The options available are either highly improbable and distasteful for them or profoundly divisive and undesirable for the country. Whether the President and Vice President's supporters are ready to concede the point, the public's disdain for the performance of this administration in its various theaters of action has reached the point where denial, cosmetic moves and verbal bullet-dodging will no longer suffice.
This behavior will not stand.
The Vice President: he needs to take the public podium to apologize for the unacceptable behavior of his office, he included. He need not admit guilt on his or any staff member’s part, but he must acknowledge the failure of leadership that is consistent with his oath. He brings in a new chief of staff to replace David Addington, someone of stature who is trusted by the party, the Congress, the press, and the Vice President himself.
The President: he begins by asking for Karl Rove’s resignation. He reassigns his chief of staff, Andrew Card elsewhere in the administration (to Treasury, perhaps, to replace the hapless, John Snow.) He brings in a new chief of staff whose arrival signals that the next three years will be anything but business-as-usual. He replaces Donald Rumsfeld as Secretary of Defense. He makes a prime time address to the nation in which he apologizes to the American public for behavior that is in direct contradistinction to the commitments he made in his first campaign for the office. And then he grits his teeth while the Administration suffers through the Libby court proceedings (and more to follow, perhaps.)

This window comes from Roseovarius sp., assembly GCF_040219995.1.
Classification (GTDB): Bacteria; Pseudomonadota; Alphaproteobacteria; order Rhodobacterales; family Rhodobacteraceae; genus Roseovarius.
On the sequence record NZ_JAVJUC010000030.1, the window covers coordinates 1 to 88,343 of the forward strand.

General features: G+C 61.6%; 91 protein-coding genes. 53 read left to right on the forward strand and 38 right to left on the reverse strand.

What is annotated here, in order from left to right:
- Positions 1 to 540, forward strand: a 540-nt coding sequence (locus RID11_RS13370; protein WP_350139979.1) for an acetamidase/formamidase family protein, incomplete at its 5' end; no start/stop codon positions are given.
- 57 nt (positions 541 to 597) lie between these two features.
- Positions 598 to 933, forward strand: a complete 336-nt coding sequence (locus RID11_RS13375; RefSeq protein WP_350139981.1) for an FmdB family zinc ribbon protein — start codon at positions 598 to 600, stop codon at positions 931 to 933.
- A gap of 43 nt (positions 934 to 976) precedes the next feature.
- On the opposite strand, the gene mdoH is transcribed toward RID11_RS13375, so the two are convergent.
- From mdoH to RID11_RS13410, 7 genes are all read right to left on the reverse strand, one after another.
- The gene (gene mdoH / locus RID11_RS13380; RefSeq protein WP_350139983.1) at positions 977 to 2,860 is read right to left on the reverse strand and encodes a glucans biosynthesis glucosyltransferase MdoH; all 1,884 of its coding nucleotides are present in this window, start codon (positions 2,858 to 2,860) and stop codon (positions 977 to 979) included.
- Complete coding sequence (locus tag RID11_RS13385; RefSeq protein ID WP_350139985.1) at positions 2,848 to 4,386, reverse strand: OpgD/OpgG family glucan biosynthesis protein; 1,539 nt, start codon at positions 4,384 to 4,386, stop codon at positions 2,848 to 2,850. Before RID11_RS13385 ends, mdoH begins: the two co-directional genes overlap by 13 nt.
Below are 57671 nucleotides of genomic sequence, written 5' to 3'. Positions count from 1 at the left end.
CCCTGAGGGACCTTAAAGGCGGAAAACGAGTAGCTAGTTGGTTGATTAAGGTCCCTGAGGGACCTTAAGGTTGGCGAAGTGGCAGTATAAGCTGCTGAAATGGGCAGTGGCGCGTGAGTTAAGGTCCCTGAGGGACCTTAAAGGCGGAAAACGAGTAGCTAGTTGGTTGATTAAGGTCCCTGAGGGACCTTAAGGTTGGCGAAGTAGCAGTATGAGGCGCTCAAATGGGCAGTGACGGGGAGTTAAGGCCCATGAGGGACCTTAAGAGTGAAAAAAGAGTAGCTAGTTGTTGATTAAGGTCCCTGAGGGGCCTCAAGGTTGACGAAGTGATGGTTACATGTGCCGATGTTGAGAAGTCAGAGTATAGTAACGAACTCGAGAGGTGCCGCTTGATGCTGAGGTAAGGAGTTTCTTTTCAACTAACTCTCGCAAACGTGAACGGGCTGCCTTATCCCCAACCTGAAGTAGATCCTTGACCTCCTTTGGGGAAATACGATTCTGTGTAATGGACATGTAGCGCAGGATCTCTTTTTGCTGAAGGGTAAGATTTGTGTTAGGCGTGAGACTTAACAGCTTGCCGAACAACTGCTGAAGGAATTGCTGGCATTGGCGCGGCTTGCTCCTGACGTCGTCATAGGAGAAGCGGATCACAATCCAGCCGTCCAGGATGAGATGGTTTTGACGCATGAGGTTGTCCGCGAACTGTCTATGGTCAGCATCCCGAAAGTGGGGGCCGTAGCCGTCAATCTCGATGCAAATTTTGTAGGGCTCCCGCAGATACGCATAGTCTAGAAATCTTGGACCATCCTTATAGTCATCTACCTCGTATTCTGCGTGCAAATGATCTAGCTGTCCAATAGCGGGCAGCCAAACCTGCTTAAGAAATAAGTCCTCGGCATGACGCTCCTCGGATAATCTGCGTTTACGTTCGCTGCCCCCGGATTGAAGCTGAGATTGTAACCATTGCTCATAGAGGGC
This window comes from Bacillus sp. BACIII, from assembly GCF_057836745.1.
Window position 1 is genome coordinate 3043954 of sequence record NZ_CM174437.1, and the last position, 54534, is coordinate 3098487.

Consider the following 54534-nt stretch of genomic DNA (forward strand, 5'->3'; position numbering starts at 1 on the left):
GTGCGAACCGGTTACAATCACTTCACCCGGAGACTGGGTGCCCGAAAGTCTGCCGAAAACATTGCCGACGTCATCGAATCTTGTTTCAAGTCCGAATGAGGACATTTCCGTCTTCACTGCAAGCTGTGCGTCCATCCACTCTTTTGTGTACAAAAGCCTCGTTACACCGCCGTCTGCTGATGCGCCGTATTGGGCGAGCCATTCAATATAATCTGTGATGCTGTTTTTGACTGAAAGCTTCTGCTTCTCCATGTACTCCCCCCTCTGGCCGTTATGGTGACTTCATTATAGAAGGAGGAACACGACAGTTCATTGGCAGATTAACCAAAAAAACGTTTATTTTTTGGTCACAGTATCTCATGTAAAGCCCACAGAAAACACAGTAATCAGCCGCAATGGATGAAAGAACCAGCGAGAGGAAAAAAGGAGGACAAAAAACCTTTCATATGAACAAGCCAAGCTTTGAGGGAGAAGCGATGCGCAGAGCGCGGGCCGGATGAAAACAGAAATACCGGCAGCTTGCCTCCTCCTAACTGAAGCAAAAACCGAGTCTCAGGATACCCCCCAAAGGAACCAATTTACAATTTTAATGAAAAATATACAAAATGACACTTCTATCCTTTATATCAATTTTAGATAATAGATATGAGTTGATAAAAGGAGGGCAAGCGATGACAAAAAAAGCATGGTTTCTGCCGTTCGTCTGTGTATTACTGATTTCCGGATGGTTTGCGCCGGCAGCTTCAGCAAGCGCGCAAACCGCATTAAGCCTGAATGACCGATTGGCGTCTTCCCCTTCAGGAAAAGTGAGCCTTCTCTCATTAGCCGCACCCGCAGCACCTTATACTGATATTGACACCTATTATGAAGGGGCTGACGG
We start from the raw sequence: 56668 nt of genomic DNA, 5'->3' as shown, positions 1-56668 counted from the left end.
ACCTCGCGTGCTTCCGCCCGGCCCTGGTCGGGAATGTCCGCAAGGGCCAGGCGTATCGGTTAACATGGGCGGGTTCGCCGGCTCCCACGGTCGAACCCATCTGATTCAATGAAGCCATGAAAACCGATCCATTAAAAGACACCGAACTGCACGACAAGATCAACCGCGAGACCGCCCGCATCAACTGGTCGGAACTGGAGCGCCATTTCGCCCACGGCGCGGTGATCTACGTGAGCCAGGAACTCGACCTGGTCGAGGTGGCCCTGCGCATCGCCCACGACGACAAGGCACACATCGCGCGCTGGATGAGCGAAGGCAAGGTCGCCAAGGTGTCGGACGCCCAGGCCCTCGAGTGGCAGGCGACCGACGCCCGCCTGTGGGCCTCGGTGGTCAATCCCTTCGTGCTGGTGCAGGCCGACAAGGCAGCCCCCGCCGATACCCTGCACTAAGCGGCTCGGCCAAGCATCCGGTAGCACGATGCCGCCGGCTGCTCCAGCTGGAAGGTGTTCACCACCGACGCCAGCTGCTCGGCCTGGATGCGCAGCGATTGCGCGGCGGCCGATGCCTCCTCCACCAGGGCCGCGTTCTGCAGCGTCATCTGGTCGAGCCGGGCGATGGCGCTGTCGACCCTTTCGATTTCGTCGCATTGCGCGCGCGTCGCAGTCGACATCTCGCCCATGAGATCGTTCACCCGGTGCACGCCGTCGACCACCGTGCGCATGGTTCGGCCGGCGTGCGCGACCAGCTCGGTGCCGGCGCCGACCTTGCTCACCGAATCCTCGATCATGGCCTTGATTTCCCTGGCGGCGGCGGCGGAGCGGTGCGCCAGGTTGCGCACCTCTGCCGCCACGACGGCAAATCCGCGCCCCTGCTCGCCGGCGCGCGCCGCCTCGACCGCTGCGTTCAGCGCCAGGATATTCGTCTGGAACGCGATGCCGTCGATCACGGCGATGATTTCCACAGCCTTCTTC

These two men have made their beds, and now must lie in them. They have demonstrated what can happen when a cadre of political bedfellows becomes so inflexible and infected with their own righteousness that the ends will allow for unacceptable means.
The alternative to the highly improbable – which all of these steps are, by the way – is the consideration of impeachment, which is an awful prospect and a political event to be avoided at (nearly) any cost.
When the chronicles of this period in American history are written by responsible historians, who have the benefit of perspective and access to papers and records that will not be available for some time, it will demonstrate that in the opening years of the 21st century America fell victim to Lord Acton’s axiom.
We have seen it in the Congress, the Administration, the executive suites and board rooms of corporations, the pulpits and confession booths of our churches, the offices of highly respected nonprofit organizations, the newsrooms of revered institutions of journalism, and on the courts and fields of play in every sport.
Little in our culture has escaped the intoxicating, seductive, and corruptive clutches of absolute power or runaway wealth. It threatens our democracy as surely as bird flu, global warming, or a nuclear holocaust. But in order to make the necessary course corrections, we must first admit that we have gone off-course – seriously off-course.
And it starts with the President and the Vice President.